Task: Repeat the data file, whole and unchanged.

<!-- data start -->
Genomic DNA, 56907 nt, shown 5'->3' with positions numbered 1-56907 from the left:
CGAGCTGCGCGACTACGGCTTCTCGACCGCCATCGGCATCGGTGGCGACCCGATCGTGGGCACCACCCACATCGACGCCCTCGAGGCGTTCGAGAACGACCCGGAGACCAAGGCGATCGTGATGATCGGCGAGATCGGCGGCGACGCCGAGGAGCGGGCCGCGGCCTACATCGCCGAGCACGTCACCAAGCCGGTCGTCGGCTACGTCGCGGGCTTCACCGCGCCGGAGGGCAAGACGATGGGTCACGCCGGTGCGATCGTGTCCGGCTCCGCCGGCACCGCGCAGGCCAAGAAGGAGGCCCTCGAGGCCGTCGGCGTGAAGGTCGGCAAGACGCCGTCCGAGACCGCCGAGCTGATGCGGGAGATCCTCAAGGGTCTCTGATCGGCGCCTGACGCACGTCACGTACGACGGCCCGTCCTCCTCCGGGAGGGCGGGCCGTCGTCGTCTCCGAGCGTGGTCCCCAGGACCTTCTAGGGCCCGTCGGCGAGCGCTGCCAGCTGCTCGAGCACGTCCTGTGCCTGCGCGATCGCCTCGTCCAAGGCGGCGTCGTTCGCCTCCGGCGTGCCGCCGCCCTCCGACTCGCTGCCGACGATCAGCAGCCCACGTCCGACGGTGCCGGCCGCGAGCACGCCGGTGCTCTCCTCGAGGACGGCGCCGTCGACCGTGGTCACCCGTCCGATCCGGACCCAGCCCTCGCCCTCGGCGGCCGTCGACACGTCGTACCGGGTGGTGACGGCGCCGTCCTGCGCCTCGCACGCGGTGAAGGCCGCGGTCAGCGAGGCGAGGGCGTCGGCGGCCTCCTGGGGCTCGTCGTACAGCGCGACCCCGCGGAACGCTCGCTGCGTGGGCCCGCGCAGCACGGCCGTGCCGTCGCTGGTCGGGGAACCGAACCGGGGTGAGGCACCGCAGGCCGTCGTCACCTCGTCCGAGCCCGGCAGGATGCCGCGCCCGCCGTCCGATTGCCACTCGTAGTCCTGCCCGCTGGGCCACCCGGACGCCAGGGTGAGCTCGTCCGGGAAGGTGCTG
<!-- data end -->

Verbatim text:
Genomic DNA, 56907 nt, shown 5'->3' with positions numbered 1-56907 from the left:
CGAGCTGCGCGACTACGGCTTCTCGACCGCCATCGGCATCGGTGGCGACCCGATCGTGGGCACCACCCACATCGACGCCCTCGAGGCGTTCGAGAACGACCCGGAGACCAAGGCGATCGTGATGATCGGCGAGATCGGCGGCGACGCCGAGGAGCGGGCCGCGGCCTACATCGCCGAGCACGTCACCAAGCCGGTCGTCGGCTACGTCGCGGGCTTCACCGCGCCGGAGGGCAAGACGATGGGTCACGCCGGTGCGATCGTGTCCGGCTCCGCCGGCACCGCGCAGGCCAAGAAGGAGGCCCTCGAGGCCGTCGGCGTGAAGGTCGGCAAGACGCCGTCCGAGACCGCCGAGCTGATGCGGGAGATCCTCAAGGGTCTCTGATCGGCGCCTGACGCACGTCACGTACGACGGCCCGTCCTCCTCCGGGAGGGCGGGCCGTCGTCGTCTCCGAGCGTGGTCCCCAGGACCTTCTAGGGCCCGTCGGCGAGCGCTGCCAGCTGCTCGAGCACGTCCTGTGCCTGCGCGATCGCCTCGTCCAAGGCGGCGTCGTTCGCCTCCGGCGTGCCGCCGCCCTCCGACTCGCTGCCGACGATCAGCAGCCCACGTCCGACGGTGCCGGCCGCGAGCACGCCGGTGCTCTCCTCGAGGACGGCGCCGTCGACCGTGGTCACCCGTCCGATCCGGACCCAGCCCTCGCCCTCGGCGGCCGTCGACACGTCGTACCGGGTGGTGACGGCGCCGTCCTGCGCCTCGCACGCGGTGAAGGCCGCGGTCAGCGAGGCGAGGGCGTCGGCGGCCTCCTGGGGCTCGTCGTACAGCGCGACCCCGCGGAACGCTCGCTGCGTGGGCCCGCGCAGCACGGCCGTGCCGTCGCTGGTCGGGGAACCGAACCGGGGTGAGGCACCGCAGGCCGTCGTCACCTCGTCCGAGCCCGGCAGGATGCCGCGCCCGCCGTCCGATTGCCACTCGTAGTCCTGCCCGCTGGGCCACCCGGACGCCAGGGTGAGCTCGTCCGGGAAGGTGCTG